variable. A valid instrument has to satisfy two conditions. First, the instrument itself has to
be uncorrelated with the error term u in (1). And second, the instrument must be partially
correlated with the U N ION variable after controlling for the remaining exogenous regressors.
This type of exercise has been performed before in three of the empirical studies from the
literature in Table 1, but in all cases using not panel but cross-sectional data. Moreover, all
three studies employed British data at the establishment level. Fenn and Ashby (2004, pp.
475-6) and Robinson and Smallman (2006, p. 94) worked with the same British data set and
used the same instrument to test for possible endogeneity of the U N ION variable. Their
tests failed to reject the null hypothesis of union exogeneity, suggesting that their estimates
without controlling for union endogeneity were valid and unions were indeed signi…cantly
causing more nonfatal injuries. Contrary to this, Nichols et al. (2007, p. 218) found that
endogeneity was present. Their results after controlling for endogeneity were also positive but
The NLSY79 data set o¤ers at least two possibilities to instrument for the U N ION
variable. The …rst possibility is based on empirical evidence suggesting that unionized workers
receive better fringe bene…ts than their nonunionized counterparts (Freeman and Medo¤ 1984,
ch. 4). Fortunately, the NLSY79 has detailed information on fringe bene…ts which can be
used as instruments. Three candidates from the NLSY79 that potentially ful…ll the two
requirements of a valid instrument are RETIREMENT, MATERNITY, and DENTALINS.
Summary statistics and de…nitions of these variables are provided in Table 3.
The second possibility is based on the panel data nature of the NLSY79. In fact, with
panel data it is possible to use exogenous regressors in other time periods as instruments for
endogenous regressors in the current time period. In particular, assuming that past U N ION
status is exogenous, we can use lagged levels and lagged di¤erences of the U N ION variable
to instrument for the current endogenous U N ION variable.
Table 6 reports the COVERAGE and MEMBERSHIP estimates using panel instrumental
variables (IV) methods and adjusting for the full set of controls. Columns (1) to (3) show
the …xed e¤ects IV estimates, each respectively using one of the instruments RETIREMENT,
MATERNITY, or DENTALINS, while the estimates in column (4) use all these three instruments and are by …xed e¤ects two-stage least squares (2SLS). Column (5) reports the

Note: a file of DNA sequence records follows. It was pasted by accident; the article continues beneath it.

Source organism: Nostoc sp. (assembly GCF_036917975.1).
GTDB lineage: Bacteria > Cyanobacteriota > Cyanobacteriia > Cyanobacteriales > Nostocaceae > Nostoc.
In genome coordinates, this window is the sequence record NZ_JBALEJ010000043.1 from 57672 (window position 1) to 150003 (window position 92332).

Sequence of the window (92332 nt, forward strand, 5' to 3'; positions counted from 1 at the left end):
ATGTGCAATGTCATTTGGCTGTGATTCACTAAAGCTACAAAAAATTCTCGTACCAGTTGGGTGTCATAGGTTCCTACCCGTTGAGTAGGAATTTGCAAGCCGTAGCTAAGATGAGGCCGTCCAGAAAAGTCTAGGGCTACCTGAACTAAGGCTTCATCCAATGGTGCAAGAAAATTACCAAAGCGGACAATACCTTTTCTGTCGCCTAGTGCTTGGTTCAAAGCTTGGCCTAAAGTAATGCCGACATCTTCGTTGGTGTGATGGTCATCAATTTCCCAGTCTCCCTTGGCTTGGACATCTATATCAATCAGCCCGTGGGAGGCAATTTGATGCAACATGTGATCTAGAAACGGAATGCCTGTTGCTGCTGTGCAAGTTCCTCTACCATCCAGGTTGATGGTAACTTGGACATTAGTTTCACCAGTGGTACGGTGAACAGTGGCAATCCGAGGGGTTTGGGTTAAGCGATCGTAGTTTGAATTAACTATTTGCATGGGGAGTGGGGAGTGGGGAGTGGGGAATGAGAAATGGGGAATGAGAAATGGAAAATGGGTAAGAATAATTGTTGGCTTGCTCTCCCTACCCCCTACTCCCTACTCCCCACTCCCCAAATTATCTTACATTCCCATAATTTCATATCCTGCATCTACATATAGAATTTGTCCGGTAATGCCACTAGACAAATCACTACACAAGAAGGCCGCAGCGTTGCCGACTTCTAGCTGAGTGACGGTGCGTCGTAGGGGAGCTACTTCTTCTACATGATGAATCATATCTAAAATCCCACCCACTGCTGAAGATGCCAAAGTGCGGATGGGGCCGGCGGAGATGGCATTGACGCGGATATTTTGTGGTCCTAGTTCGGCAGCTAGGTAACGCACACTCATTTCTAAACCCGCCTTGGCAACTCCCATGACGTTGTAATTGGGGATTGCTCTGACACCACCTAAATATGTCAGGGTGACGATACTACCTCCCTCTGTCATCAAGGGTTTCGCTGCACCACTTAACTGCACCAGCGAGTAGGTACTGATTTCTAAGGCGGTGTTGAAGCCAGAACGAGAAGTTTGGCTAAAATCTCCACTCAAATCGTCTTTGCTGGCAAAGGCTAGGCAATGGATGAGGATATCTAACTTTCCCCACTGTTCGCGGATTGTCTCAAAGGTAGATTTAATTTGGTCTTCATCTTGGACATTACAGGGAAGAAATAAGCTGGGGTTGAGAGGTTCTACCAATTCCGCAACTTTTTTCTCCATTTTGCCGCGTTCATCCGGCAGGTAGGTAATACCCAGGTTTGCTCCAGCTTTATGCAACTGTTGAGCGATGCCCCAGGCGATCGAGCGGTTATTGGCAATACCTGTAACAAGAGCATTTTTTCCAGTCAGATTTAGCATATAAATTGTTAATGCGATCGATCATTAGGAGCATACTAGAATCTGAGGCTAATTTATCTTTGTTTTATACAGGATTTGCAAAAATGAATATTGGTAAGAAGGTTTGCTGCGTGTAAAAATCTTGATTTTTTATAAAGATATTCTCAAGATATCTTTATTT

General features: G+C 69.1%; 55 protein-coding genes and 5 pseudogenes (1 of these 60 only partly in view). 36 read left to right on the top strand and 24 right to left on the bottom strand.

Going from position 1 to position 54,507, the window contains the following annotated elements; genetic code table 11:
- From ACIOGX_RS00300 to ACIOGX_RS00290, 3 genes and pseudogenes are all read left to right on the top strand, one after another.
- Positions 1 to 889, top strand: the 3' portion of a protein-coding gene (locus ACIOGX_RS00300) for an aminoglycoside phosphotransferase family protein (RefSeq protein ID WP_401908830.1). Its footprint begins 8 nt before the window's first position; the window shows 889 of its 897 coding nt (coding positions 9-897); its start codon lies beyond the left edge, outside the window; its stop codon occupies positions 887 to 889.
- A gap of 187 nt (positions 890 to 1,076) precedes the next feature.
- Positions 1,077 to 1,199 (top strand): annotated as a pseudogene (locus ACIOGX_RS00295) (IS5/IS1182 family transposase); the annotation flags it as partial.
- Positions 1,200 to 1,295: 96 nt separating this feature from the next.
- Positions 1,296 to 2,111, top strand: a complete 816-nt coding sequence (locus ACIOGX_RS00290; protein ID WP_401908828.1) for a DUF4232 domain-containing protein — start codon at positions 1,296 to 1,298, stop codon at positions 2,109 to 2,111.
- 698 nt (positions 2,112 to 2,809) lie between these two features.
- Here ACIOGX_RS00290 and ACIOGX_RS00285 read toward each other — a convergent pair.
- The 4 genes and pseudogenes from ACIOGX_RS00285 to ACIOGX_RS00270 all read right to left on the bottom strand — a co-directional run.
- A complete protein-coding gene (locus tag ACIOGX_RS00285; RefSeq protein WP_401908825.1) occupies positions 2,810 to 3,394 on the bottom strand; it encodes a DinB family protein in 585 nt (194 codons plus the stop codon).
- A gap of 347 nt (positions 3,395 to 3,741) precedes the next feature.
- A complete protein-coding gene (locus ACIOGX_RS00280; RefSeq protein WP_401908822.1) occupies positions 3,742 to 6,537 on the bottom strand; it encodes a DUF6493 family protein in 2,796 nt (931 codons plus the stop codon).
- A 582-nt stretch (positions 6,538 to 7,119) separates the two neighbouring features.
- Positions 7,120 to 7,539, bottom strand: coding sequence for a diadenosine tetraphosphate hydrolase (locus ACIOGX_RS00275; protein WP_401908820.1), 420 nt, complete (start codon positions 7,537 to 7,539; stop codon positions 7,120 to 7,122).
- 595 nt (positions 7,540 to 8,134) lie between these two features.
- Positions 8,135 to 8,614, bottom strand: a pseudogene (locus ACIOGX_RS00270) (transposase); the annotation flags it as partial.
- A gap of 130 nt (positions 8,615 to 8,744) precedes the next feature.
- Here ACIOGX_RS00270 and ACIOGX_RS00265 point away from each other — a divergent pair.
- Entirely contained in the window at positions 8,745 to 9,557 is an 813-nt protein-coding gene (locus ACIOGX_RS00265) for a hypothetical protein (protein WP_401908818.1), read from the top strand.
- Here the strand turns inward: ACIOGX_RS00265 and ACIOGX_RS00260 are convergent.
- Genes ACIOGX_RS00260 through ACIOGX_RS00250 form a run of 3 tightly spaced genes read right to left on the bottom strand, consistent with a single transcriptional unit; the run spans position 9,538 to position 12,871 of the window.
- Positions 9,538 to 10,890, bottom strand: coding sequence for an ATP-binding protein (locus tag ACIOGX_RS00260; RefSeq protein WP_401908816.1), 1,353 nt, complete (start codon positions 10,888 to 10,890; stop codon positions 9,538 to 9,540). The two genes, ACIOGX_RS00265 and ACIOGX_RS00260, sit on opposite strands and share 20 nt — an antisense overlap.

estimates by the so-called di¤erence Generalized Method of Moments (GMM) using lagged
levels of COVERAGE and MEMBERSHIP as instruments. Finally, the estimates in column (6) are by the so-called system GMM and use lagged levels and lagged di¤erences of
Boal (2008, p. 35) also controlled for union endogeneity but the dependent variable was fatalities and
not nonfatal injuries. He found, without performing any endogeneity test and after recognizing the poor
quality of his instruments, that the impact of unions on fatalities was insigni…cant after controlling for union
COVERAGE and MEMBERSHIP as instruments.
The di¤erent instruments produce di¤erent U N ION estimates, probably re‡ecting the different strength of each instrument. However, in terms of the sign of the impact and its
signi…cance, Table 6 gives a very clear picture. Irrespective of the union measure, instruments, or estimation technique used, all estimates are positive and signi…cant, although the
di¤erence GMM estimates are only signi…cant at the 10% level. These results, and those
from the three studies mentioned above, provide compelling evidence against the causality
explanation. The results thus show that unions are indeed causing more injuries.11
What can we conclude from the causality explanation? Anecdotal and empirical evidence suggest that individuals that have had an injury (or that are working under hazardous
conditions) are indeed more likely to join a union. However, after controlling for union endogeneity, the results remained positive and signi…cant. In particular, the estimates in Table
6 give strong evidence that the positive relationship between unions and injuries is not only
an association, but that there is also causation from unions to injuries. In other words, the
evidence provided in this section does not reject the idea that one of the reasons why workers
join unions is hazardous working conditions. What is been rejected here is that this explanation accounts for the result that unionization is also causing more injuries. The causality
explanation can be ruled out.
Several formal tests performed to verify the quality of these estimates gave the following results. First,
the endogeneity of the union variable was con…rmed. Second, the Hansen test for overidenti…ed restrictions
after 2SLS and GMM led to the conclusion that the instruments were valid. And third, the null hypothesis
of weak instruments after 2SLS was rejected based on a Wald F-statistic.
Wages for safety
Wages for safety (WFS) is the third most important explanation in Table 1. This explanation
might be attributed to Duncan and Sta¤ord (1980) who did not consider occupational injuries
but working conditions in general. The idea of this explanation is that there are di¤erent goals
that unions can pursue. Two of them are higher wages and better working conditions. Since
both objectives are costly from the management’s perspective, often unions have to focus
their energy on only one of them. If labor unions increase wages, management might react